Everyone with FASD has a different experience and different struggles. We think genetics might play a role in these differences. Since each gene has a small effect, we won’t discover these small effects unless we have gene information from hundreds of people. That’s why we need YOU! We hope that by understanding how genes make FASD different, we can use that information to help improve treatments and interventions.
ABOUT THE DIG FASD RESEARCH STUDY
The purpose of the “Dissecting the Genetic Contributions to Fetal Alcohol Spectrum Disorders” (DiG FASD) study is to understand how genetics affects FASD.
Researchers at Indiana University are recruiting individuals who were exposed to alcohol before birth or who have an FASD diagnosis. We will ask you for your contact information, demographic information (such as age, gender, and race), and any information you might know about your prenatal alcohol exposure, or any previous FASD evaluations. We will ask you to take a photo of yourself and to provide a saliva sample. You can do EVERYTHING from home. There are no in-person visits. There is no cost to you.
Who Can Participate?
The DiG FASD study wants to enroll adults and children who speak English and were prenatally exposed to alcohol or have an FASD diagnosis.
How Do I Start?
To start, click here.
Details About the Study
Fill out some Forms
First you will read the study consent forms. These forms describe the study and ask for your consent to be in the study. If you want to be in the study, you will be asked to provide an electronic signature. Parents or legal guardians will be asked to give consent for their children by providing an electronic signature, and children will also give their assent by providing an electronic signature. There is a video that younger participants will watch to help them understand the study. You can stop and ask questions at any time during this consenting process.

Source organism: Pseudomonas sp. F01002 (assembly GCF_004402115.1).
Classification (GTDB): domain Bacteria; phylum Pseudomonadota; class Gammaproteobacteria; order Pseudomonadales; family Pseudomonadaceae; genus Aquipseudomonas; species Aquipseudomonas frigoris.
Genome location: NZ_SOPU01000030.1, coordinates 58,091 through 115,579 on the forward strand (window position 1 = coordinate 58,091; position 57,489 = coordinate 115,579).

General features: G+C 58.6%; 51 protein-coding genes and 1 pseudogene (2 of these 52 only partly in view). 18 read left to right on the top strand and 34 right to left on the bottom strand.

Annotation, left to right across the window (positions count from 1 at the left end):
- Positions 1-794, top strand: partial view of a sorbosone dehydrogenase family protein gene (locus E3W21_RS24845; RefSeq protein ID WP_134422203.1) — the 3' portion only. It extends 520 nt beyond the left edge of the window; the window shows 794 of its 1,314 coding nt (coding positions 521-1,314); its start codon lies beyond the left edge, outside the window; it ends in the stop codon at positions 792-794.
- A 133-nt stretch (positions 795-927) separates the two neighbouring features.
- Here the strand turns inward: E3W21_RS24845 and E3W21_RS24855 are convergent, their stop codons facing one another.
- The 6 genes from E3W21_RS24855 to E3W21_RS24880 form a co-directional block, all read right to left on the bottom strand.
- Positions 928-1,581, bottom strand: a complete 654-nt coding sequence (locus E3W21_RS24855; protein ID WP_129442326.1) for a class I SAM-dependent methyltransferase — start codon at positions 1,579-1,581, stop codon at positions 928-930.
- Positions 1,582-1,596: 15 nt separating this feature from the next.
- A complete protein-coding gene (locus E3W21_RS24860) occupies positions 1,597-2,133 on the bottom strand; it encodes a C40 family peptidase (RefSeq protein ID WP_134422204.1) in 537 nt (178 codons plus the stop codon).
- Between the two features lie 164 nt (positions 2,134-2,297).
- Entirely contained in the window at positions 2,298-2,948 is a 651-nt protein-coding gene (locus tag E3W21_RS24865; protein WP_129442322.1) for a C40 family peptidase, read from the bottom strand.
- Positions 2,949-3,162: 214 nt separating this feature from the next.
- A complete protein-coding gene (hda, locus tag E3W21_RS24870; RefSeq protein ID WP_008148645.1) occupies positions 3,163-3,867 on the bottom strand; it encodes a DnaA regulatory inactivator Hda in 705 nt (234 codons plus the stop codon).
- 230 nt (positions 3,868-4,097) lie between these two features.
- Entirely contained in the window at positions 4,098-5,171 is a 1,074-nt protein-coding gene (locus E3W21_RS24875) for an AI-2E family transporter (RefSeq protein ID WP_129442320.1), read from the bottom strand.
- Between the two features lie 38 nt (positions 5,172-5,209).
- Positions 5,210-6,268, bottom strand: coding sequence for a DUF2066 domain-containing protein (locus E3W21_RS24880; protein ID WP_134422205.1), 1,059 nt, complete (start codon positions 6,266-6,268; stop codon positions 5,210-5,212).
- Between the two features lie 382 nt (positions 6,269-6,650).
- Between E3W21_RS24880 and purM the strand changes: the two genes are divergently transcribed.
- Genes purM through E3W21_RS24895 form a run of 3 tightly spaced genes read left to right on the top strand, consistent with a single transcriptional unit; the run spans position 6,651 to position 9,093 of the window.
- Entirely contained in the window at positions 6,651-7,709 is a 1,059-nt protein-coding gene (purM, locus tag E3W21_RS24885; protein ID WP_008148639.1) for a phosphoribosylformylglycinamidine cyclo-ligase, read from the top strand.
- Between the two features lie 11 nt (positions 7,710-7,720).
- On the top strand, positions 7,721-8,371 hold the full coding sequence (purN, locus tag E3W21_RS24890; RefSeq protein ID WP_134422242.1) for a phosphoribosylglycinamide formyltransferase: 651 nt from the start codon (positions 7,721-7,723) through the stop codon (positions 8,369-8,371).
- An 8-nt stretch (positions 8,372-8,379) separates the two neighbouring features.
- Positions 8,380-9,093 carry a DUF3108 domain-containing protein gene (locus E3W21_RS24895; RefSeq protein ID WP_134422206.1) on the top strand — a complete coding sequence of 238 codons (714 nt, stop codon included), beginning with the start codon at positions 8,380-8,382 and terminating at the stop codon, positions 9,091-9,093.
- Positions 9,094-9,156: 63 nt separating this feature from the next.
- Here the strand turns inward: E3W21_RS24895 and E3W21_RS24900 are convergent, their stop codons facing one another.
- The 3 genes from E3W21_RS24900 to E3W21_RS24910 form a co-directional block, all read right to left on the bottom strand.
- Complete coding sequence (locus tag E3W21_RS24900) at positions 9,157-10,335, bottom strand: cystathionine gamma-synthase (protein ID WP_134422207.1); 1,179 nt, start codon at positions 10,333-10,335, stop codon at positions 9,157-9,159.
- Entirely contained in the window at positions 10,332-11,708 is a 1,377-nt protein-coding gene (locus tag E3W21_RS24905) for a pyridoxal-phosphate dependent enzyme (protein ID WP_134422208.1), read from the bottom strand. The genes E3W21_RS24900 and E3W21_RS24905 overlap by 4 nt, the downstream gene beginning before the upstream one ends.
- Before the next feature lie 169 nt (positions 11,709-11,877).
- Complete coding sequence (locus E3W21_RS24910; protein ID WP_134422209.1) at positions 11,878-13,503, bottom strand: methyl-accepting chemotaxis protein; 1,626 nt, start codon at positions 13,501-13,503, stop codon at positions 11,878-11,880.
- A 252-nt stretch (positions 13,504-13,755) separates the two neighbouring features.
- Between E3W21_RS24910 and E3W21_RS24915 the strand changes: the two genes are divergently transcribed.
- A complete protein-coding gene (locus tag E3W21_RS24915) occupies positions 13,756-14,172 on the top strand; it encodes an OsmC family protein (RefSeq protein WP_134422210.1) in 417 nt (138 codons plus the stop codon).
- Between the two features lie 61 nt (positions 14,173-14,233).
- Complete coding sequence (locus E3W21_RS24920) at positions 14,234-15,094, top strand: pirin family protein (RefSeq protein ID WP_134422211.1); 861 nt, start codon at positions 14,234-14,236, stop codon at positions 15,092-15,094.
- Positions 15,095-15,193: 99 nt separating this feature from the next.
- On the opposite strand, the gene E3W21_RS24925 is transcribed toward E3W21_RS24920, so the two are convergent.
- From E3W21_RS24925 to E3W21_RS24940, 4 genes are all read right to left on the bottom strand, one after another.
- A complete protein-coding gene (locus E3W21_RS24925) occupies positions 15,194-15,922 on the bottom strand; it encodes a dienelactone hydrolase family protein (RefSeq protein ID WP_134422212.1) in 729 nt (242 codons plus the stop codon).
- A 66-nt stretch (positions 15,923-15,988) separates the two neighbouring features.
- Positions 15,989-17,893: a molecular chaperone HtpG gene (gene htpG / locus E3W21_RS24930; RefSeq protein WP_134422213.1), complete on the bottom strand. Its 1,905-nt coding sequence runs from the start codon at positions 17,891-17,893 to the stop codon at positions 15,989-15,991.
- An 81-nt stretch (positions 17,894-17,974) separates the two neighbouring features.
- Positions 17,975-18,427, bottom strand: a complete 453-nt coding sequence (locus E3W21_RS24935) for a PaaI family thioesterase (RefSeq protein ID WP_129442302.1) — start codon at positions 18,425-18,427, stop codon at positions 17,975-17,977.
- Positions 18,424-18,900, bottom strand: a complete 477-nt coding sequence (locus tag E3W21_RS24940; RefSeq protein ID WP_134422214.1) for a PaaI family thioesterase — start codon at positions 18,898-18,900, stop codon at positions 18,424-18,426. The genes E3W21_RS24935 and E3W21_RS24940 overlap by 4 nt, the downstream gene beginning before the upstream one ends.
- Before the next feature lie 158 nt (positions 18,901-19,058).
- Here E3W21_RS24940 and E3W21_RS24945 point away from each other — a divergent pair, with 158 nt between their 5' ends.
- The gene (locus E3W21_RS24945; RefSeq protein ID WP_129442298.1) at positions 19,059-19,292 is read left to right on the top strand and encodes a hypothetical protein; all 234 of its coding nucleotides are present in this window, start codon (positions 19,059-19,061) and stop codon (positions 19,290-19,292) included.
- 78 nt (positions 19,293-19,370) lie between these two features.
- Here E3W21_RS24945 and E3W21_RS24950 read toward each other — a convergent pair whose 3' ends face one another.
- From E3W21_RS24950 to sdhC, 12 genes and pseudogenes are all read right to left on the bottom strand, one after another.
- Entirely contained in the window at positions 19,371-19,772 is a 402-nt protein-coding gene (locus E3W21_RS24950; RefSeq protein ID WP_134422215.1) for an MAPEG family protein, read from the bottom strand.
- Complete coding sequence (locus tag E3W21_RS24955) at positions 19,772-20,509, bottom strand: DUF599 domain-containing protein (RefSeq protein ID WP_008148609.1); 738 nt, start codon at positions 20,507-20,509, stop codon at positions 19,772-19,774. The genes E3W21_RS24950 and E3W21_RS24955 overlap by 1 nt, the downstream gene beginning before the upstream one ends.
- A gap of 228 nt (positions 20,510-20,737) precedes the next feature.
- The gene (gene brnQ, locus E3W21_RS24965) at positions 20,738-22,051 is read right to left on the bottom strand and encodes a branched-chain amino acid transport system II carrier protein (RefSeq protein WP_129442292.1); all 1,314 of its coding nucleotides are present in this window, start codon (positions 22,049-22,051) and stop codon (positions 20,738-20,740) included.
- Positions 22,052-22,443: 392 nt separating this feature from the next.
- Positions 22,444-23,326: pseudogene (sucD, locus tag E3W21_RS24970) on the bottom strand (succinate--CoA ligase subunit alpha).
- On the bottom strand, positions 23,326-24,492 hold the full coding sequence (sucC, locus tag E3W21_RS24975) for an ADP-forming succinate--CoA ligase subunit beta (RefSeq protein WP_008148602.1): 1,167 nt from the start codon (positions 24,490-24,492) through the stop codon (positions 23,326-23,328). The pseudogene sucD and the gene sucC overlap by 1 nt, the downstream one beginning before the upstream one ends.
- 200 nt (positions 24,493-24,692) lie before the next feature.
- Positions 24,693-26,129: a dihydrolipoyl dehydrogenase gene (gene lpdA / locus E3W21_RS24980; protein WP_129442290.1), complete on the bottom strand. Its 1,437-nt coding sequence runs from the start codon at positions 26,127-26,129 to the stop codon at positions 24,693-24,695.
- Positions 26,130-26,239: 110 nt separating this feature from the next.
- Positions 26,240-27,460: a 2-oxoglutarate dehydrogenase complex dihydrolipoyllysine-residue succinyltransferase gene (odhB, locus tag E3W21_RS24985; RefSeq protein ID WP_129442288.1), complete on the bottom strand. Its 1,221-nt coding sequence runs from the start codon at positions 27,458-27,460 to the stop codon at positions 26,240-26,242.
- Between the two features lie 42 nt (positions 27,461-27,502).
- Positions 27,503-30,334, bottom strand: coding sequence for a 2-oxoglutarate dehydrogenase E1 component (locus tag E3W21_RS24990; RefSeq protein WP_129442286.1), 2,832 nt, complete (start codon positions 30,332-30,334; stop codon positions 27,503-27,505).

After you finish the consenting process, you will be asked to complete some online forms to provide basic demographic information about yourself. You will also be asked to provide information about your health history, including information you might know about your prenatal exposure to alcohol, in addition to any FASD-related diagnosis. You will answer these questions about your child, if he or she is the one who is participating in the study.
Provide Facial Photographs
You be asked to will take photographs of your (or your child’s) face and upload the photographs to our secure study site. We will analyze the photographs to better understand how the combination of your genes and prenatal alcohol exposure might affect facial features.
Provide a Saliva Sample
You (or your child) will be asked to provide a saliva (spit) sample for genetic research. We will send you a package containing a tube for saliva collection, with instructions on how to spit into the tube. You will mail the tube back to us in a postage-paid envelope. We will use your saliva to obtain DNA, which will tell us about your genes. We will analyze the DNA to better understand how the combination of your DNA and prenatal alcohol exposure might affect facial features.
All the information and the photographs you provide will be kept confidential and secure, and will be used for research purposes only. No photographs or personally identifying information (such as name, address, or telephone number) from this study will be published.
Thank you for reading about our study – we hope you’ll want to help us understand differences in FASD to help improve interventions and treatments. If you want to participate, click here.
Please contact us at firstname.lastname@example.org or 844-378-0002 (toll-free in the US).